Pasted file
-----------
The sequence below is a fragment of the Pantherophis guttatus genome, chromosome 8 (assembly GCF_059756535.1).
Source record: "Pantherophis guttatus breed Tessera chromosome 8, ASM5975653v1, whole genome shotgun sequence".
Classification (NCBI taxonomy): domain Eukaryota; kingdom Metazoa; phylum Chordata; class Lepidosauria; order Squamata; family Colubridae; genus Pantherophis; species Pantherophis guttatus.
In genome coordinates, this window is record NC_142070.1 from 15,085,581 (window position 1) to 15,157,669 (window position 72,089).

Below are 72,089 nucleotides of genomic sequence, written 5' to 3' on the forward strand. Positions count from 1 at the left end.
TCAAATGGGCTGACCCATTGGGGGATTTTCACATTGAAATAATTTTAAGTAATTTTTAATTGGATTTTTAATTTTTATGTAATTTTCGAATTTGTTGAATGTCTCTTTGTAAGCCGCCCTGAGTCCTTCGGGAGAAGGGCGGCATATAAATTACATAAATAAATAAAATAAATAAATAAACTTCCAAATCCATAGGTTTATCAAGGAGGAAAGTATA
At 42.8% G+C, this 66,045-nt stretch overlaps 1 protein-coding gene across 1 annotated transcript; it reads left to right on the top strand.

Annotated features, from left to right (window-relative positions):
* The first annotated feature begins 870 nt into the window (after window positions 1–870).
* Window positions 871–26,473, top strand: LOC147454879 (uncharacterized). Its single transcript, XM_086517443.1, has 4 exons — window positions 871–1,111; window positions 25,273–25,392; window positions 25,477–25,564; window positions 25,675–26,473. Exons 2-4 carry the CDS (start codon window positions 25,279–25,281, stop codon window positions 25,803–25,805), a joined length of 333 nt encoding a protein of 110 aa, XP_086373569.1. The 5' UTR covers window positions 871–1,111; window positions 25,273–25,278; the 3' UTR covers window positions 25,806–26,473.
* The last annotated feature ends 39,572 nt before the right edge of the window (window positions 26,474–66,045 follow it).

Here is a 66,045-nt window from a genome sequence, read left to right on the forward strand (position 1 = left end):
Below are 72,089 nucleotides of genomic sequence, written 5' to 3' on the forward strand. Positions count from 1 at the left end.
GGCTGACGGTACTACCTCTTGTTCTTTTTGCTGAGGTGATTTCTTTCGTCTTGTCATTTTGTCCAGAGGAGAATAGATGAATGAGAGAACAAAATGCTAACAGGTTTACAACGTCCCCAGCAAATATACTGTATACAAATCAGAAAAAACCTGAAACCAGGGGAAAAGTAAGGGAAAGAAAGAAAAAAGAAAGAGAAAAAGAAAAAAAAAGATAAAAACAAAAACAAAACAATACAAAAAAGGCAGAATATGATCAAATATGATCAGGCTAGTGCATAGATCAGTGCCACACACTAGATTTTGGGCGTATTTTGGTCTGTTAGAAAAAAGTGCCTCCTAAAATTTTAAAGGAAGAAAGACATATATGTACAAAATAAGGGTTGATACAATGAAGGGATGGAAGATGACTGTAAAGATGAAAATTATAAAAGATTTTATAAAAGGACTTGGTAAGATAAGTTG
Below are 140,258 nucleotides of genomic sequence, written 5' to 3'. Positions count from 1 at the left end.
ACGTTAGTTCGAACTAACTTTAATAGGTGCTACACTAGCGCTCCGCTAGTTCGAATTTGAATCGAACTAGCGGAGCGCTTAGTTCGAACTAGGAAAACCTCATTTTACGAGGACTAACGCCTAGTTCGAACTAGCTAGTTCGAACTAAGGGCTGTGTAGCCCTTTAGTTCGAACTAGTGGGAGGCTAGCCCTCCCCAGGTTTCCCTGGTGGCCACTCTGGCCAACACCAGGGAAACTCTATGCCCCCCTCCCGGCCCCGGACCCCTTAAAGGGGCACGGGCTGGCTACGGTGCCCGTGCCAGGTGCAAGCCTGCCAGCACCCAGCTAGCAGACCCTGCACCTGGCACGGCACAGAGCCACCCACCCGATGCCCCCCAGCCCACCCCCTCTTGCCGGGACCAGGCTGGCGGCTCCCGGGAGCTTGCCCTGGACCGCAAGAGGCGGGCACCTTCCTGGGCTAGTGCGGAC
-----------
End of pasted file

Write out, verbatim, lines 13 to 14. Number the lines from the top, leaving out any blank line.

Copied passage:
Below are 72,089 nucleotides of genomic sequence, written 5' to 3' on the forward strand. Positions count from 1 at the left end.
GGCTGACGGTACTACCTCTTGTTCTTTTTGCTGAGGTGATTTCTTTCGTCTTGTCATTTTGTCCAGAGGAGAATAGATGAATGAGAGAACAAAATGCTAACAGGTTTACAACGTCCCCAGCAAATATACTGTATACAAATCAGAAAAAACCTGAAACCAGGGGAAAAGTAAGGGAAAGAAAGAAAAAAGAAAGAGAAAAAGAAAAAAAAAGATAAAAACAAAAACAAAACAATACAAAAAAGGCAGAATATGATCAAATATGATCAGGCTAGTGCATAGATCAGTGCCACACACTAGATTTTGGGCGTATTTTGGTCTGTTAGAAAAAAGTGCCTCCTAAAATTTTAAAGGAAGAAAGACATATATGTACAAAATAAGGGTTGATACAATGAAGGGATGGAAGATGACTGTAAAGATGAAAATTATAAAAGATTTTATAAAAGGACTTGGTAAGATAAGTTG